Birkmann, A. & Zimmermann, H. HSV antivirals–current and future treatment options. Curr. Opin. Virol. 18, 9–13 (2016).
Hollier, L. M. & Eppes, C. Genital herpes: oral antiviral treatments. BMJ Clin. Evid. 2015, 1603 (2015).
Cohen, J. I. Vaccination to reduce reactivation of herpes simplex virus type 2. J. Infect. Dis. 215, 844–846 (2017).
Stanberry, L. R. et al. Herpes simplex virus glycoprotein immunotherapy of recurrent genital herpes: factors influencing efficacy. Antivir. Res. 11, 203–214 (1989).
Myers, M. G., Bernstein, D. I., Harrison, C. J. & Stanberry, L. R. Herpes simplex virus glycoprotein treatment of recurrent genital herpes reduces cervicovaginal virus shedding in guinea pigs. Antivir. Res. 10, 83–88 (1988).
Bernstein, D. I. et al. Therapeutic vaccine for genital herpes simplex virus-2 infection: findings from a randomized trial. J. Infect. Dis. 215, 856–864 (2017).
Van Wagoner, N. et al. Effects of different doses of GEN-003, a therapeutic vaccine for genital herpes simplex virus-2, on viral shedding and lesions: results of a randomized placebo-controlled trial. J. Infect. Dis. 218, 1890–1899 (2018).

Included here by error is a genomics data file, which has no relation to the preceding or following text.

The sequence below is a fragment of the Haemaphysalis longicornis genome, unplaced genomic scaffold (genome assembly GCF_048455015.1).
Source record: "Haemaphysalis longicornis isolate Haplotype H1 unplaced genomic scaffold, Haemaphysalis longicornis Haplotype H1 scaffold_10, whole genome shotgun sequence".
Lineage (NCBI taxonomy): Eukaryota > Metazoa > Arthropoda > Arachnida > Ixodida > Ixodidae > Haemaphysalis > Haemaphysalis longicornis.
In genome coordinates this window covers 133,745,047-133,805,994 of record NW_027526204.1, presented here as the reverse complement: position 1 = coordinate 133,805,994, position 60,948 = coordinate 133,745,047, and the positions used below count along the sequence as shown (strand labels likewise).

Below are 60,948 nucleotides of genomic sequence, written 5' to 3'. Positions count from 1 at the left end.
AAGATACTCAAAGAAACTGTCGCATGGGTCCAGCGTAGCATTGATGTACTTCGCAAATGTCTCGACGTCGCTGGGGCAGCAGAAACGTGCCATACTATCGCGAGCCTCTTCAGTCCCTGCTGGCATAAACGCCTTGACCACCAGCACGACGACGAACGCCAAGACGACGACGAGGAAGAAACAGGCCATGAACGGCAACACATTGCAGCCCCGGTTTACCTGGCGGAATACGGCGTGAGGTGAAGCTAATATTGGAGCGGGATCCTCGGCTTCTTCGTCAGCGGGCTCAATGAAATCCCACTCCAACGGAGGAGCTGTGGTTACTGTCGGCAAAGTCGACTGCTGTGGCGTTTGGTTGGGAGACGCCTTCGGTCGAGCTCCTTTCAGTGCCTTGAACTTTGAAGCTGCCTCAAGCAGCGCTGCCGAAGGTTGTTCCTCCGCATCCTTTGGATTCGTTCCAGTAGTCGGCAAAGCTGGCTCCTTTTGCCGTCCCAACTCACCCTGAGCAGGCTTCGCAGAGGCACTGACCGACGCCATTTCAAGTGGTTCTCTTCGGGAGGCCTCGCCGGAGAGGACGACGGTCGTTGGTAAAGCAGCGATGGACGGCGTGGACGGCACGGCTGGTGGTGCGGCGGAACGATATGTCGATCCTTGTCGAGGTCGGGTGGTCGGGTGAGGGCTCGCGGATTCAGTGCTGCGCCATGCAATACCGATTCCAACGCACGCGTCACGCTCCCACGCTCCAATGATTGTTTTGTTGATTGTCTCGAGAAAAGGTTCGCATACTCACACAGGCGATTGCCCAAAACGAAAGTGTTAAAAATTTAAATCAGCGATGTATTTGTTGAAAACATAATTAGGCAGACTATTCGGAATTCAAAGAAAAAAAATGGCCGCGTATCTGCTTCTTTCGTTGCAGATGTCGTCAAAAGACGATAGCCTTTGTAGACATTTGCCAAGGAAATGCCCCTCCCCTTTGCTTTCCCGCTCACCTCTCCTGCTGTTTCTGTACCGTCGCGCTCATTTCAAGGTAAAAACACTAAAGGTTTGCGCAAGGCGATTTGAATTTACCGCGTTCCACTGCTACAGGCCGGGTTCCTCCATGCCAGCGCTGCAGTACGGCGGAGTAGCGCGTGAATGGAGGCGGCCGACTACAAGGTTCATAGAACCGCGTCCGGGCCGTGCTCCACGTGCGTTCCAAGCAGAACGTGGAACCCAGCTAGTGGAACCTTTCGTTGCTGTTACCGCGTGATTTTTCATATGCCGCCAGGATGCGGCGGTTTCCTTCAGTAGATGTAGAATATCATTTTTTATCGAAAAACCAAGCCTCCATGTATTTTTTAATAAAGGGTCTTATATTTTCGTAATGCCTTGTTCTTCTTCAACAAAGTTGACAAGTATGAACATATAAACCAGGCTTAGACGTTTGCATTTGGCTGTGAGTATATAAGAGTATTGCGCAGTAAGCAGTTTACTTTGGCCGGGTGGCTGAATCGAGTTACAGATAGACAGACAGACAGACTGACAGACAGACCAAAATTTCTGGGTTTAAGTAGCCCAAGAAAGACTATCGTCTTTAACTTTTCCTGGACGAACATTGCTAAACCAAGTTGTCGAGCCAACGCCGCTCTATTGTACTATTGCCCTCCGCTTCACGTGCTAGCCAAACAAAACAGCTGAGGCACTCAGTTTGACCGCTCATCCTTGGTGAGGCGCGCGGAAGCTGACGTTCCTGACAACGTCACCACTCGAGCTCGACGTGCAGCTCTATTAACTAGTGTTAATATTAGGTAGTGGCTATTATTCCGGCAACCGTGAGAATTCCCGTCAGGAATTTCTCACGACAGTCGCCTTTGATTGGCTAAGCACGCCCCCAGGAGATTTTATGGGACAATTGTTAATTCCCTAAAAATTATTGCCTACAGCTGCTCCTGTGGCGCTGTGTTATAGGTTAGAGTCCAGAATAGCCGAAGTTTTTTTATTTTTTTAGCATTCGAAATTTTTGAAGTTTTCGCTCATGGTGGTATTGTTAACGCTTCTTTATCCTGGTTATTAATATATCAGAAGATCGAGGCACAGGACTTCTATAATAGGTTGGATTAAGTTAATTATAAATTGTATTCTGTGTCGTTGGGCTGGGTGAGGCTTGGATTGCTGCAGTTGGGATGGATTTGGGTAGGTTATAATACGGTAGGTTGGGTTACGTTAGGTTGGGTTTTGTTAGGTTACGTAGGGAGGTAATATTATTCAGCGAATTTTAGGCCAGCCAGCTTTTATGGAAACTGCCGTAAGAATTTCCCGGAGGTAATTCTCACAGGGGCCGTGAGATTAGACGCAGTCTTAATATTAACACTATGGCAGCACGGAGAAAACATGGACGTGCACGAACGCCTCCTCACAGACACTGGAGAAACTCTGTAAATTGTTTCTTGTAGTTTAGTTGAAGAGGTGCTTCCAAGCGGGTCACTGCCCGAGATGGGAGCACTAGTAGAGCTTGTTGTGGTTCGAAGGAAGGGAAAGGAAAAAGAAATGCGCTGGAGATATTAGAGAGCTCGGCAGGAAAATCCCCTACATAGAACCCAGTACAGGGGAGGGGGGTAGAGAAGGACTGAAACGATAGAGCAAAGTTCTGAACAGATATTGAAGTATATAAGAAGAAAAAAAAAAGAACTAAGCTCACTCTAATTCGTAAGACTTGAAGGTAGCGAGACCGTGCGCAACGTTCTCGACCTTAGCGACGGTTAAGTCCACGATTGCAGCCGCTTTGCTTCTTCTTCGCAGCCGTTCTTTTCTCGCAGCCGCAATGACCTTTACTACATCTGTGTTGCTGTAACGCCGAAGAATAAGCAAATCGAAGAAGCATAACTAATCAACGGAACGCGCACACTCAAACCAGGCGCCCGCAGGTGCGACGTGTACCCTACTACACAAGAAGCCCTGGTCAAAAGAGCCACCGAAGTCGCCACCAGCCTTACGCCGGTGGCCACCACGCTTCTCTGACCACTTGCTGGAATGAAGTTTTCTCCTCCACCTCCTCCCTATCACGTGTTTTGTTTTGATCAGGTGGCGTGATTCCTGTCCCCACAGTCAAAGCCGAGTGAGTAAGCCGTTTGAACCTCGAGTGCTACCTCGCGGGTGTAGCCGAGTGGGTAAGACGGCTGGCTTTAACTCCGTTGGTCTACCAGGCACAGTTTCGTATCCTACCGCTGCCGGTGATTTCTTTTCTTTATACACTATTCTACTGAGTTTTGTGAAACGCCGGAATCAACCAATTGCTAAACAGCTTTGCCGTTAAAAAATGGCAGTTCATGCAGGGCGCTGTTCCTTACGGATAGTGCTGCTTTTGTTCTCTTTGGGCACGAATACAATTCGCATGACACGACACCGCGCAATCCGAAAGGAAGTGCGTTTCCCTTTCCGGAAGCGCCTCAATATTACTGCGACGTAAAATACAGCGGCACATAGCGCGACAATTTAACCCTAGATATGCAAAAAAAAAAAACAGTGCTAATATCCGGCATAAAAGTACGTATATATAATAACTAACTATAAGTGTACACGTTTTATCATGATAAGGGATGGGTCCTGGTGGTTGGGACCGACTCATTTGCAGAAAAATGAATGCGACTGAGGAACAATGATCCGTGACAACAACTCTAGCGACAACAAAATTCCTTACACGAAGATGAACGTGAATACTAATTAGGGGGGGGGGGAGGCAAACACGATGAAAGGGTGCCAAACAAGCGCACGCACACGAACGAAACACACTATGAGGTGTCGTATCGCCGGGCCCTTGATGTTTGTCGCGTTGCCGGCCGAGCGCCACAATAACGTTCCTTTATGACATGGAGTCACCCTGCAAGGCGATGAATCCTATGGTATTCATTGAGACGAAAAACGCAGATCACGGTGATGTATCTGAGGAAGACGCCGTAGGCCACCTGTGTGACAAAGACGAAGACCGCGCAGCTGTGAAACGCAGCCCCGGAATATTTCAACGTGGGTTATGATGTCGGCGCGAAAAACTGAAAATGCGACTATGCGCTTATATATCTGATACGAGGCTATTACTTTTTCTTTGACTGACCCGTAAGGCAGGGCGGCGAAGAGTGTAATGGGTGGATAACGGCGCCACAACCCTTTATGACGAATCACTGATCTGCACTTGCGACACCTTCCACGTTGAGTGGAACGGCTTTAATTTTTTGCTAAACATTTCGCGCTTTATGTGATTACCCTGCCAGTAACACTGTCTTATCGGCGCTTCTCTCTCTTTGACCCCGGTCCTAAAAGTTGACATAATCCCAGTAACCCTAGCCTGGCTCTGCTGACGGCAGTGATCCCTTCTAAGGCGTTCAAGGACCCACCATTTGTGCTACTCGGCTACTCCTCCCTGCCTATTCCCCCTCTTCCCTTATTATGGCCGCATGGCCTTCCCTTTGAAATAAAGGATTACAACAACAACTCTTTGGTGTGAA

Shin, H. & Iwasaki, A. A vaccine strategy that protects against genital herpes by establishing local memory T cells. Nature 491, 463–467 (2012).
Wald, A. et al. Effect of pritelivir compared with valacyclovir on genital HSV-2 shedding in patients with frequent recurrences: a randomized clinical trial. JAMA 316, 2495–2503 (2016).
Wald, A. et al. Helicase-primase inhibitor pritelivir for HSV-2 infection. N. Engl. J. Med. 370, 201–210 (2014).
Zhu, J. et al. Virus-specific CD8+ T cells accumulate near sensory nerve endings in genital skin during subclinical HSV-2 reactivation. J. Exp. Med. 204, 595–603 (2007).
Zhu, J. et al. Immune surveillance by CD8alphaalpha+ skin-resident T cells in human herpes virus infection. Nature 497, 494–497 (2013).
Schiffer, J. T. et al. Mucosal host immune response predicts the severity and duration of herpes simplex virus-2 genital tract shedding episodes. Proc. Natl Acad. Sci. USA 107, 18973–18978 (2010).
Bernstein, D. I., Harrison, C. J., Tepe, E. R., Shahwan, A. & Miller, R. L. Effect of imiquimod as an adjuvant for immunotherapy of genital HSV in guinea-pigs. Vaccine 13, 72–76 (1995).
Bernstein, D. I. et al. Efficacy of N-methanocarbathymidine against genital herpes simplex virus type 2 shedding and infection in guinea pigs. Antivir. Chem. Chemother. 24, 19–27 (2015).
Bernstein, D. I. et al. Effects of herpes simplex virus type 2 glycoprotein vaccines and CLDC adjuvant on genital herpes infection in the guinea pig. Vaccine 29, 2071–2078 (2011).
Bourne, N. et al. Herpes simplex virus (HSV) type 2 glycoprotein D subunit vaccines and protection against genital HSV-1 or HSV-2 disease in guinea pigs. J. Infect. Dis. 187, 542–549 (2003).